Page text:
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On March 1, 2013, New Zealand Police ordered all officers without a current physical competency test (PCT) certificate off the front line.
At the time, 361 staff throughout the country did not hold a certificate.
But that number has dwindled to 100, some of those being on light or restricted duties, or because of other matters such as long-term sickness leave or pregnancy leave.
In the 2012-13 financial year — when the policy for officers with no PCT to be kept from the front line was introduced — there were 414 failed PCTs recorded by officers throughout New Zealand. Last year, that dropped to 297 — the lowest number of fails since the policy was implemented.
"The number of failures is actually very low, and fall into two broad categories," police national manager wellness and safety Marty Fox said.
"The first is generally a lack of preparation at the first attempt, which in the majority of cases is corrected on the next attempt.
"The second relates to people who may be recovering from injury or illness and who are on remedial plans. While they may fail to meet the standard required, it provides our staff with an indicator of progress as we work towards full fitness and return to normal duties.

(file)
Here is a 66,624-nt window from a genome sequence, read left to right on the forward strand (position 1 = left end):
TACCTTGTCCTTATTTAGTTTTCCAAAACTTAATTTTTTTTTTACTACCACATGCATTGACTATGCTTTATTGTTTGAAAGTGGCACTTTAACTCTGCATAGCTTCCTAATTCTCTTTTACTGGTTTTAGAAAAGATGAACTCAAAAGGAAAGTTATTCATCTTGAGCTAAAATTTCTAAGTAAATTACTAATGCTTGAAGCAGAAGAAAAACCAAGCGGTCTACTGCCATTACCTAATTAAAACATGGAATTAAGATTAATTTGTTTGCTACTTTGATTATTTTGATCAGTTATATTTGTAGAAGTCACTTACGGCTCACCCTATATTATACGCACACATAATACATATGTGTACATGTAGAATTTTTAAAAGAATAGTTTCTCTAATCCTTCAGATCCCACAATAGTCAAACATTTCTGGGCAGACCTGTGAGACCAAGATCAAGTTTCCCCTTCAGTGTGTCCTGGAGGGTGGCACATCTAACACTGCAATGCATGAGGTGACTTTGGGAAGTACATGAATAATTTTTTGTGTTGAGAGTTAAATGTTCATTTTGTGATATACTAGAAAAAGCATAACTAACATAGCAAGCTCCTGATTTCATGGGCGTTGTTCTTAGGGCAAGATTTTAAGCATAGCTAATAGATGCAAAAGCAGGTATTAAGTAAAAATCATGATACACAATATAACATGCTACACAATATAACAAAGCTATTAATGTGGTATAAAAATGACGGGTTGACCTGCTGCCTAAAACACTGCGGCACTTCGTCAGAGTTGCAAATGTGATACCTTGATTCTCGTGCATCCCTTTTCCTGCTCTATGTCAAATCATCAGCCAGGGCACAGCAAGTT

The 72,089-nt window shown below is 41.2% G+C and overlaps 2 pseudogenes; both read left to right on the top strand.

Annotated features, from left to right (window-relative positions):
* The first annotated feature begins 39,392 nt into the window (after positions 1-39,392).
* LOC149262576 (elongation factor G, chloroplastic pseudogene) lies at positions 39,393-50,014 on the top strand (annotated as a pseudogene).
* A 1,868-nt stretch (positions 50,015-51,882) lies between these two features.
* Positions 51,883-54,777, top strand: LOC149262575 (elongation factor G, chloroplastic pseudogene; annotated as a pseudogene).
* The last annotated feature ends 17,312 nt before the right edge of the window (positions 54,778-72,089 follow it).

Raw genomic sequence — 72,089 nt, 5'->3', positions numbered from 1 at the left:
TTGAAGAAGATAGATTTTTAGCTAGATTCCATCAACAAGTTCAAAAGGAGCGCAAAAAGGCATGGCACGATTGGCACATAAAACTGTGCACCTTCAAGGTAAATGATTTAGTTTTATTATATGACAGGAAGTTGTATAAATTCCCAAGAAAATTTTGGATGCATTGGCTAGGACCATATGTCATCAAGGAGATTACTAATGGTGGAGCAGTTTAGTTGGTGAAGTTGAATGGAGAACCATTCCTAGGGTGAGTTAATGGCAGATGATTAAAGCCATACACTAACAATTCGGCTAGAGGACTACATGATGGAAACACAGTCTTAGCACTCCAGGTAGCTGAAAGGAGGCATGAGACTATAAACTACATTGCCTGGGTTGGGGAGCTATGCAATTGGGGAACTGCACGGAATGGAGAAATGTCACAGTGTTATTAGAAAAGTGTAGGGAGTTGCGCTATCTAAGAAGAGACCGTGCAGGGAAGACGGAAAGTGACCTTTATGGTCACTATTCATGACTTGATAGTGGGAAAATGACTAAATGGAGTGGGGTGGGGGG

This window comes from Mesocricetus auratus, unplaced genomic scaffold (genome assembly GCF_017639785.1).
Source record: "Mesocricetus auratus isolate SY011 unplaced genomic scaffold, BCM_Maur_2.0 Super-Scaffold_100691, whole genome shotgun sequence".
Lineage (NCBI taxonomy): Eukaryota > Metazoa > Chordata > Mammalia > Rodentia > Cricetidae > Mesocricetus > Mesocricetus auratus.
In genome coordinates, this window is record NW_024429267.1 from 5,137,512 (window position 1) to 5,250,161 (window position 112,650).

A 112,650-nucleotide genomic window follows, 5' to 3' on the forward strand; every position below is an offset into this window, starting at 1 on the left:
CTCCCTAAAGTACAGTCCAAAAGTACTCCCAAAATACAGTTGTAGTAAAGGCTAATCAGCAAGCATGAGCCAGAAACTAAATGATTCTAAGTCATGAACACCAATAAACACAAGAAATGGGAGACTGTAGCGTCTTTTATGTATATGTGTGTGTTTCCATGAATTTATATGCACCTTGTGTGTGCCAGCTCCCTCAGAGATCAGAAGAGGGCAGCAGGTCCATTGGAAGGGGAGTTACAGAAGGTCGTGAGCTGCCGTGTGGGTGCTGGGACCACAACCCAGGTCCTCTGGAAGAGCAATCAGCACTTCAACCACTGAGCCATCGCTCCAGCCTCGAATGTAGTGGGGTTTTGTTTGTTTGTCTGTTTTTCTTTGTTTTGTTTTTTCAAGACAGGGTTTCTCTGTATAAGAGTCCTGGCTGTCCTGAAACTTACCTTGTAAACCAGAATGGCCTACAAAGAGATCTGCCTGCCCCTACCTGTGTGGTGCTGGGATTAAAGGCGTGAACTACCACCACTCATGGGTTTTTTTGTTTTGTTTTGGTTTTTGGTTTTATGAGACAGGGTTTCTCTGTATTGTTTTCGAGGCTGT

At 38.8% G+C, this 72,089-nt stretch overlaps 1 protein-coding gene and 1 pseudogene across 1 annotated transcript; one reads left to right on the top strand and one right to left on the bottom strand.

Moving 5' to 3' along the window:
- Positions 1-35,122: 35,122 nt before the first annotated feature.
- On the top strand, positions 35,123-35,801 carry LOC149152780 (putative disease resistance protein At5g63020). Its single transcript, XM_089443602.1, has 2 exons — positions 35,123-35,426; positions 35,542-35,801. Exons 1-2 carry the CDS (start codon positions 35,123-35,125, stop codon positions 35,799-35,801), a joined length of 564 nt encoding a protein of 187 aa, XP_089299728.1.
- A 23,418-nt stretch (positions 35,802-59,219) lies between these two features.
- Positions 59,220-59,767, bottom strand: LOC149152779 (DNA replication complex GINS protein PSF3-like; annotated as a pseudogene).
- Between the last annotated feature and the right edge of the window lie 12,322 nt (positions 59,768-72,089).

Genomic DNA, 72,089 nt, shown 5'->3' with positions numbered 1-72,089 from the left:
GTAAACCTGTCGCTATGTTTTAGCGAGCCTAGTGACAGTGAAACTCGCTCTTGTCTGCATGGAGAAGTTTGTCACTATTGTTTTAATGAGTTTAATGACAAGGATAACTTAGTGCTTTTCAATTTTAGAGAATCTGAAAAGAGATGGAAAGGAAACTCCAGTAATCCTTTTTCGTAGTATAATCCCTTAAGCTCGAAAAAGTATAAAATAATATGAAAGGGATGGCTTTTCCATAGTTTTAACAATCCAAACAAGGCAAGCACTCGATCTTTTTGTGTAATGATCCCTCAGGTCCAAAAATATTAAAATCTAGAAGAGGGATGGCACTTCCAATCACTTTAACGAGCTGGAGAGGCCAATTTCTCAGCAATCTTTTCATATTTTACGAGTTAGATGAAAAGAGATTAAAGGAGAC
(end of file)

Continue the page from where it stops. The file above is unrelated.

"All districts have very high rates of compliance with the PCT."
The PCT takes place over a 400m course and involves tasks such as pushing a trailer, climbing a 1.8m high wall and dragging a "body" for 7.5m.
Men aged 20 or younger have two minutes and eight seconds to complete the course, with an additional two seconds allowed for every year of age. Women are allowed an additional 30 seconds on the men’s times.
PCTs are valid for two years and officers with a current certificate also get a financial bonus.
The 100 sworn staff without a certificate at present represented about 1% of police staff, a ‘‘very low number’’, Mr Fox said.
In the Southern district, 16 staff — including sworn officers — did not have a certificate at present.
"This includes the service centre staff based in Southern," Southern district commander Superintendent Paul Basham said.
"Of these 16 staff, 10 are unable to attempt PCT due to injury or surgery, three are recovering from long-term illness, two are in the process of exiting police and one has sufficiently recovered from injuries to attempt PCT but has not yet passed.
"Therefore ... less than 3% of staff do not hold a current PCT and I believe those numbers are acceptable."
"All policing districts across the country have very high rates of compliance with the PCT and Southern district is no different," Supt Basham said.